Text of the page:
In the fallout of the Queensland election, one thing is clear: Australians don't just care about their hip pocket.
In the 1992 US election, Bill Clinton’s Chief Strategist James Carville coined the phrase “it’s the economy, stupid”. The phrase morphed into a form of conventional wisdom; the idea that the economy is the only thing really matters to voters.
But in 2015, this conventional wisdom is myopic. Just as the economy wasn’t the only thing that mattered to voters in 1992, last week’s Queensland election suggests that in 2015, voters are still thinking about wider than simply their hip pocket.
And in this era where all our leading scientific bodies including NASA and Australia’s Bureau of Meteorology are warning us of the tangible and atmosphere altering impacts of climate change - the environment is looming larger than Federal politicians seem able or willing to acknowledge.
Campbell Newman spent a fair deal both of the campaign and his time in office trying to make a virtue out of environmentally damaging mining projects. The former Queensland Government sought to set the issue of jobs and development against the environment. Implicit in the argument, it seemed, is a belief that voters can’t have both – they must choose between jobs or the environment.
In what seemed like a fairly unprecedented development in Australian elections, the former premier was joined on the campaign trail by a mining magnate who had been promised hundreds of millions in public money for a financially questionable project. And as premier, Newman dismissed concerns from President Obama about the danger facing the reef, referring to a “campaign of misinformation from green groups.”
The Galilee Basin coal reserves, the Great Barrier Reef and climate change are all bound up in a vicious cycle of short term and long term threats to the Reef. That’s because the Great Barrier Reef won’t be saved simply by not dumping of a few million tonnes of dredge spoil into it, or refraining by expanding a huge coal port at Abbot Point. While killing off these plans might spare the Reef a sudden death, as President Obama made clear in Brisbane last November, the long term threat to the Reef is climate change.
At the same time, the projected annual coal output from Galilee, if burned, would roughly equate to Australia’s total annual amount of carbon pollution, which will make climate change worse. Ocean acidification, rising sea levels, and warmer waters – all symptoms of climate change – are combining to put the Reef in danger.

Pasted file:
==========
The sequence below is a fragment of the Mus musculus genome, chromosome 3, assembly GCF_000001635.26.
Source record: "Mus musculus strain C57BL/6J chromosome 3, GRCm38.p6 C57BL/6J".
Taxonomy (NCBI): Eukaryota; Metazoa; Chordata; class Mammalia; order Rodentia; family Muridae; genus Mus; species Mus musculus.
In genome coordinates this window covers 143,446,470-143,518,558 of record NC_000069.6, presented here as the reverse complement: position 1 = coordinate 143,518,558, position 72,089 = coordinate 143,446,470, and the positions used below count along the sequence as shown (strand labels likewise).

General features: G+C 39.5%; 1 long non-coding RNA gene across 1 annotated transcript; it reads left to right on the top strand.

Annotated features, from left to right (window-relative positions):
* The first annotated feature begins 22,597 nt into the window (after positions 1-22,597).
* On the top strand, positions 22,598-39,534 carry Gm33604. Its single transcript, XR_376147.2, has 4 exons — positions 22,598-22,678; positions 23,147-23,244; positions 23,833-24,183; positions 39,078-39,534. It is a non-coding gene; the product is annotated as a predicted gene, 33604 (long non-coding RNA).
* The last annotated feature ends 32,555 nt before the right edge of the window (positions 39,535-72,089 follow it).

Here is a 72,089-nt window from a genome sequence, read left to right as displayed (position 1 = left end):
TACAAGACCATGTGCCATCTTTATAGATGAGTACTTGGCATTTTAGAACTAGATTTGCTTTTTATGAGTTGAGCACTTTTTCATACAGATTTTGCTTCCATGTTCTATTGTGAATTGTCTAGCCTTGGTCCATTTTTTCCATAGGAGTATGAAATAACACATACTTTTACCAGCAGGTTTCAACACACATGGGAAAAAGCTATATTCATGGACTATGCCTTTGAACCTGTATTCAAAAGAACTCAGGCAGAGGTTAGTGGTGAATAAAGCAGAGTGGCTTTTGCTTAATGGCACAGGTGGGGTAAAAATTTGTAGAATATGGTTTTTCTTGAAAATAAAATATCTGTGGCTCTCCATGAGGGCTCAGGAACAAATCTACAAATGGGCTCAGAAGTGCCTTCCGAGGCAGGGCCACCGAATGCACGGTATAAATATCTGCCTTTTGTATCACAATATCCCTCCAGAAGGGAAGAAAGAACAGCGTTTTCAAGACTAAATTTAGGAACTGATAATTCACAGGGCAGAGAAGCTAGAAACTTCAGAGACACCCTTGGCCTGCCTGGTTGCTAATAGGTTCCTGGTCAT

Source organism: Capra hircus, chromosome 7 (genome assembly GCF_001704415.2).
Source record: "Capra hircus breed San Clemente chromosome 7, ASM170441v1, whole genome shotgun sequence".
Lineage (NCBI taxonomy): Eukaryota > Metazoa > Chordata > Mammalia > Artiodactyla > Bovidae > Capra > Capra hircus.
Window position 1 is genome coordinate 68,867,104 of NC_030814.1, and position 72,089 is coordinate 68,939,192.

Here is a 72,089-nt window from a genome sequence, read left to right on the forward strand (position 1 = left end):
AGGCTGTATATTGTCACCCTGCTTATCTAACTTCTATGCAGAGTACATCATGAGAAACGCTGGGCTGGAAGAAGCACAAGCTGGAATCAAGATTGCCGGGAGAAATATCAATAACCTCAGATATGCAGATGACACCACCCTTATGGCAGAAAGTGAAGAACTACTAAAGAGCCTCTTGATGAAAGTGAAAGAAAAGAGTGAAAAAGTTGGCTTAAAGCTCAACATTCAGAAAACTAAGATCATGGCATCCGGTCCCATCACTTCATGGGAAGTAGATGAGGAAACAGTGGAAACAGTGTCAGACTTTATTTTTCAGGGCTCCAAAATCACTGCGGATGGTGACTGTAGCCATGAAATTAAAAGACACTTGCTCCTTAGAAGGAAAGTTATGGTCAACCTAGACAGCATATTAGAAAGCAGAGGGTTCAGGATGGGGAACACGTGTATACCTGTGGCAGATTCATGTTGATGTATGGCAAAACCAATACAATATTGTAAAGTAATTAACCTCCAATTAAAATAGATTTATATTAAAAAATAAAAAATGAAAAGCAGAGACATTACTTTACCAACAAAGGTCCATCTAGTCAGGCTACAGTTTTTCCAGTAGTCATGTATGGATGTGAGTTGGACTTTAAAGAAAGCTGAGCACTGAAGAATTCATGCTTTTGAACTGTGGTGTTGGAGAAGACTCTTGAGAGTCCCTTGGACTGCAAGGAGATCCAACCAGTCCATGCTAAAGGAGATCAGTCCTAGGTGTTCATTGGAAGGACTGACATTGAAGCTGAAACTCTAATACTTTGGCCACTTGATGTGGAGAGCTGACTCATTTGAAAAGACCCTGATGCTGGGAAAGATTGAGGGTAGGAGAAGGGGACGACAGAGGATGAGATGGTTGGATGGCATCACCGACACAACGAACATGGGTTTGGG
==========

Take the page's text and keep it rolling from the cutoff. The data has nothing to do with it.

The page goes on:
Labor and the Greens ran hard on the Reef, while environmental groups have been campaigning on the Galilee Basin, the Reef and coal and gas projects for years. And the election was marked by the intervention of Alan Jones, whose opposition to the expansion of the Acland coal mine demonstrated that environmental concerns cut across political lines.
If Queensland shows that voters are both willing and able to look at issues that go further than simply the “economy” – such as the environment, or health, or education – it also must be pointed out that the environment and the economy aren’t some zero-sum calculation.
A recent OECD publication has thrown cold water over this canard though. It found – contrary to a lot of spin you hear elsewhere – “there is no lasting harm to productivity levels at the economy wide level or industry level when environmental policies are tightened.” In fact, the OECD found, there is often a temporary increase in productivity growth as firms innovate to fit in with Government policy.
The Abbott Government would be wise to take note of the Newman Government’s fate. Queensland shows that voters, increasingly, realise there isn’t an automatic trade-off between the environment and jobs. People of course want a strong economy. But they probably realise we shouldn’t destroy the environment to achieve it.
Politicians need to realise that it was never just the economy, stupid. The environment matters to Australians, and they’re prepared to make it known at the ballot box.
Paul Sinclair is Director of Campaigns for the Australian Conservation Foundation.